Photography is all about problem solving. Your job as a photographer is to create beautiful images under any circumstance. Sometimes the light will be great, your subject will be easy to work with, and you have lots of time to get what you need; other times, everything seems like it’s working against you. Shooting as often as possible is the best way to learn how to solve problems and work quickly. Here are my top 10 tips to help you work faster and get great images no matter the environment.

Learn to Use Off-Camera Flash

With great quality cameras being more and more affordable, photographers are popping up everywhere. One of the most common things I see is “professional” photographers using only natural light. It (natural light) can be very flattering, and I use it all the time. Mixing in some off-camera flash, whether it’s a strobe used on location or speedlights, can really help your work stand out. Off-camera flash can be very intimidating, but if you know how light works, it’s really not that hard to do.

In this image, it’s early in the morning and the sun is pretty bright. I wanted to use that fence for the shot, but as you can see, the sun is creeping in on the right and creating some unflattering shadows on her face. By adding a strobe (camera left) at a low power setting, I was able to eliminate those nasty shadows and make a much more flattering shot of the subject’s face. Is the first shot bad? No, but it’s certainly improved with off-camera flash.

Create Different Looks with Natural Light and Off-Camera Flash

Taking a shot with natural light and then taking the same shot with strobes can create a totally different look. This gives your client more options while potentially reducing the session time and making you more efficient. Because most of my subjects aren’t professional models, they can get tired if a shoot drags on for too long (their parents, too), and that’s the last thing you want. Keep the energy high!

Use Zoom Lenses to Maximize Portrait Sessions

When photographing a portrait session, my 70–200mm is on my camera 90% of the time. Why? I shoot wide, then zoom in three quarters, then zoom in tight. Also, shooting vertical and horizontal adds even more variety. This can give you six different shots with one pose. Moving around to different locations takes up time; so don’t waste a good spot by getting only one image out of it. Using this technique saves you time, helps you move quickly, and maximizes your shooting time.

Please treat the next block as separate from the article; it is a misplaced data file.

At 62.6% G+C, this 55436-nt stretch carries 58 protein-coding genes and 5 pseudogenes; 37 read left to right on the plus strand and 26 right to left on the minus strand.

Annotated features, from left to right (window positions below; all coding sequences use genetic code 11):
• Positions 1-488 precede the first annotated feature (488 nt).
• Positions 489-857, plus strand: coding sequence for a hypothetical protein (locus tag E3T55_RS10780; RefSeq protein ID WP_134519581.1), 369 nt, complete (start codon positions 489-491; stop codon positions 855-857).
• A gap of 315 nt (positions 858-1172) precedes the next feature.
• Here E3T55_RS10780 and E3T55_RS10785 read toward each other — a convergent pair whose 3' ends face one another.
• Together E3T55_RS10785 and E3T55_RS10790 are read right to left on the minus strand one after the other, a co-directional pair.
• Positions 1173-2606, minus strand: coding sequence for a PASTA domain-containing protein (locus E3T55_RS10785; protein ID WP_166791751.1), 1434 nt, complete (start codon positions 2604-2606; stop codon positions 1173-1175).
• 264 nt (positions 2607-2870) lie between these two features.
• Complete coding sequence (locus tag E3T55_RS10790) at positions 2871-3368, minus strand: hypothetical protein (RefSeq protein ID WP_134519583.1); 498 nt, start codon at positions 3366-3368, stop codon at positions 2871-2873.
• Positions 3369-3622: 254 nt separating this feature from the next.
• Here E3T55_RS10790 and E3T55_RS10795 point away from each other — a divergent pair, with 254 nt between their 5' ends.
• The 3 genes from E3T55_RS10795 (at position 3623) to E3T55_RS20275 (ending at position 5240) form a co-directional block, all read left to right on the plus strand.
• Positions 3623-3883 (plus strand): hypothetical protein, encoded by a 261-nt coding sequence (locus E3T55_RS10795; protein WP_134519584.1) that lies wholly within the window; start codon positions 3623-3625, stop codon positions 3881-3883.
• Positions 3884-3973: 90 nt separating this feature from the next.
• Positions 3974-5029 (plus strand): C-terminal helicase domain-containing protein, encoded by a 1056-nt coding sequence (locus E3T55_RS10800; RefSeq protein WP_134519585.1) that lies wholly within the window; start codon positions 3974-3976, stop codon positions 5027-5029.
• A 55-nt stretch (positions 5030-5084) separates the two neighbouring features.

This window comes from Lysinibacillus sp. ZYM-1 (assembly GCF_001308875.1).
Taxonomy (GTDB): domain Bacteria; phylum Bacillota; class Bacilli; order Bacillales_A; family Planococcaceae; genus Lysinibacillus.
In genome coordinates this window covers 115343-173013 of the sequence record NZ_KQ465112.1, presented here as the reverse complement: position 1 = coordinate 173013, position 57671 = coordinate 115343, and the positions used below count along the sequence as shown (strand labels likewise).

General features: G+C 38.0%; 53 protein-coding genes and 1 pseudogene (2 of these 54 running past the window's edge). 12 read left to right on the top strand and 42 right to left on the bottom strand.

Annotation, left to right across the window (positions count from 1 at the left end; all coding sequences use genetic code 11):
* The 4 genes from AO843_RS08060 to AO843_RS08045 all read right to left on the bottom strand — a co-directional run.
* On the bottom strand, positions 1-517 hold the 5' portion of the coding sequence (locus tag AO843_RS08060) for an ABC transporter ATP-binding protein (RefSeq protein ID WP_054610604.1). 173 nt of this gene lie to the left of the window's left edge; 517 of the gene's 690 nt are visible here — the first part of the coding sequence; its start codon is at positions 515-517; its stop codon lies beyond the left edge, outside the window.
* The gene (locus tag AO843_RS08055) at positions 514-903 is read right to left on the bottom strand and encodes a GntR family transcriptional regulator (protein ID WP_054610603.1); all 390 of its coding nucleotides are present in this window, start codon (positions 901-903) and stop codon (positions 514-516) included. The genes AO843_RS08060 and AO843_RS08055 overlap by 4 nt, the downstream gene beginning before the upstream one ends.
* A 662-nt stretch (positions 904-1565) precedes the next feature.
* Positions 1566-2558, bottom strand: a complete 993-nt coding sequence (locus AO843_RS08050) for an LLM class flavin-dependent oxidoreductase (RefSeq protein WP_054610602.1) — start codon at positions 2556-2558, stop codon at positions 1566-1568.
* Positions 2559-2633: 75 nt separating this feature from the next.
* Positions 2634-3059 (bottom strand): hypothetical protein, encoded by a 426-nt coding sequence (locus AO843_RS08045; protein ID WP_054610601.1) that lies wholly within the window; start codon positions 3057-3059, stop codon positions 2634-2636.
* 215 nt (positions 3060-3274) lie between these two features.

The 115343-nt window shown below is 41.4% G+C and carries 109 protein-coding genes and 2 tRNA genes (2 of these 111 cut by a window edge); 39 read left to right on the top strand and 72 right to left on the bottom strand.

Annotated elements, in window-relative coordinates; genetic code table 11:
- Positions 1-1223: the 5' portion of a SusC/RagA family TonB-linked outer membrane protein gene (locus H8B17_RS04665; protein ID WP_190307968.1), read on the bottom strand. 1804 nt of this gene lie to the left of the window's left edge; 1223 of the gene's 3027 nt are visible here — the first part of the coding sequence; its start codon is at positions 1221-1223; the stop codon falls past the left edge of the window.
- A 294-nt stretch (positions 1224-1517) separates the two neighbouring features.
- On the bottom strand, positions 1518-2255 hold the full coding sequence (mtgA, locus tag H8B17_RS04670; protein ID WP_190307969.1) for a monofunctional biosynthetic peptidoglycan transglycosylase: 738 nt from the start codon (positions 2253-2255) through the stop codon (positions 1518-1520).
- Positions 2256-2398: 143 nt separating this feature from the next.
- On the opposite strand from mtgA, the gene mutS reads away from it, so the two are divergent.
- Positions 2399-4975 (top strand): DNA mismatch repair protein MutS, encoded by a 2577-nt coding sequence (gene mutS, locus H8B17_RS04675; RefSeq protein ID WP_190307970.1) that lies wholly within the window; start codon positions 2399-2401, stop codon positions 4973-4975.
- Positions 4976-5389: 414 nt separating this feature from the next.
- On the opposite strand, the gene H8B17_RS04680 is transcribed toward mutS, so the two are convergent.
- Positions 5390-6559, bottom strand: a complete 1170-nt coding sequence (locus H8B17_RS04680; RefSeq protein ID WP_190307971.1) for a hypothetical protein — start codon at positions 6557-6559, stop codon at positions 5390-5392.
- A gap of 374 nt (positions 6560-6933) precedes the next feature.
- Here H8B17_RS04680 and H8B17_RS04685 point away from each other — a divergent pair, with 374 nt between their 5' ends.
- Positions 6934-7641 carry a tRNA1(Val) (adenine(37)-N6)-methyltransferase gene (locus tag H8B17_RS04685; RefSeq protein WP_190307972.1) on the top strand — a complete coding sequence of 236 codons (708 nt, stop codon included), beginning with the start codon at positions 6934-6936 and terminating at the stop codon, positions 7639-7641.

Use One Camera Body with a Long Lens and Another with a Wide Lens

I always have two cameras with me: One with a 70–200mm lens and the other with a 14–24mm lens. That way, I can switch between them with the same setup and get one compressed shot and one that’s wide and more dramatic. This doesn’t work for every setup, but it can be very effective when shooting sports or when taking environmental portraits. It takes time to change lenses and you don’t want your subject to lose focus because you’re fumbling around with your camera changing lenses. Because changing your lens outside can get your sensor dirty, another added benefit is that you won’t have to waste editing time having to clean up sensor spots. Sending your camera off to get it cleaned is important, but there’s no need to waste money on doing it more often than you need to. Keeping an extra body with you for different lenses can help eliminate that and save you time.

Move Around Your Subject for Each Shot

One technique I often use is taking a shot from one side of a subject, and then moving to the front, then moving to the other side. You never know which angle might work best, but trying all three helps cover all your bases. Having your subject look in different directions while doing this gives you more variety as well. Sometimes the original angle you pick for a shot isn’t the best one, but you won’t ever know unless you move around. It can also help save time by shooting several angles in one spot. In this case, all three angles worked, which is the best-case scenario—three shots instead of just one.

Talk to Your Clients About Themselves and What They’re Interested In